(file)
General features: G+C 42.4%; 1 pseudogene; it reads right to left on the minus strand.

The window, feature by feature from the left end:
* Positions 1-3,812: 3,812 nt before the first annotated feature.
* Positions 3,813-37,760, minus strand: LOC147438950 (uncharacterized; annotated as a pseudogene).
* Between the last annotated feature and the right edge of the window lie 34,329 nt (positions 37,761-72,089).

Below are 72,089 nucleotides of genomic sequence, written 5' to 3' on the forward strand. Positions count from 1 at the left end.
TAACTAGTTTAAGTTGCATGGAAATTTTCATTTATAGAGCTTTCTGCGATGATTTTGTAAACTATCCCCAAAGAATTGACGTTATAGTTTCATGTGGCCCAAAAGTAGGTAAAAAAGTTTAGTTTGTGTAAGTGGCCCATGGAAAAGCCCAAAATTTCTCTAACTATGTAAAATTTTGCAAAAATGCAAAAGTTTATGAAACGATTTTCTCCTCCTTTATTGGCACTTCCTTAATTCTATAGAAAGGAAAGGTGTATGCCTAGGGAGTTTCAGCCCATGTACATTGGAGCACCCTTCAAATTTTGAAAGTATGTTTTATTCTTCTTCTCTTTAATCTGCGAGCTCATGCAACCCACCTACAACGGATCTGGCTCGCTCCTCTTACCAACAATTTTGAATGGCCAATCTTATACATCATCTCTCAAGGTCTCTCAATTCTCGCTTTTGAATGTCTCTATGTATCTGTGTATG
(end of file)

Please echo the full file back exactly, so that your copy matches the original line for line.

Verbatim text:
General features: G+C 42.4%; 1 pseudogene; it reads right to left on the minus strand.

The window, feature by feature from the left end:
* Positions 1-3,812: 3,812 nt before the first annotated feature.
* Positions 3,813-37,760, minus strand: LOC147438950 (uncharacterized; annotated as a pseudogene).
* Between the last annotated feature and the right edge of the window lie 34,329 nt (positions 37,761-72,089).

Below are 72,089 nucleotides of genomic sequence, written 5' to 3' on the forward strand. Positions count from 1 at the left end.
TAACTAGTTTAAGTTGCATGGAAATTTTCATTTATAGAGCTTTCTGCGATGATTTTGTAAACTATCCCCAAAGAATTGACGTTATAGTTTCATGTGGCCCAAAAGTAGGTAAAAAAGTTTAGTTTGTGTAAGTGGCCCATGGAAAAGCCCAAAATTTCTCTAACTATGTAAAATTTTGCAAAAATGCAAAAGTTTATGAAACGATTTTCTCCTCCTTTATTGGCACTTCCTTAATTCTATAGAAAGGAAAGGTGTATGCCTAGGGAGTTTCAGCCCATGTACATTGGAGCACCCTTCAAATTTTGAAAGTATGTTTTATTCTTCTTCTCTTTAATCTGCGAGCTCATGCAACCCACCTACAACGGATCTGGCTCGCTCCTCTTACCAACAATTTTGAATGGCCAATCTTATACATCATCTCTCAAGGTCTCTCAATTCTCGCTTTTGAATGTCTCTATGTATCTGTGTATG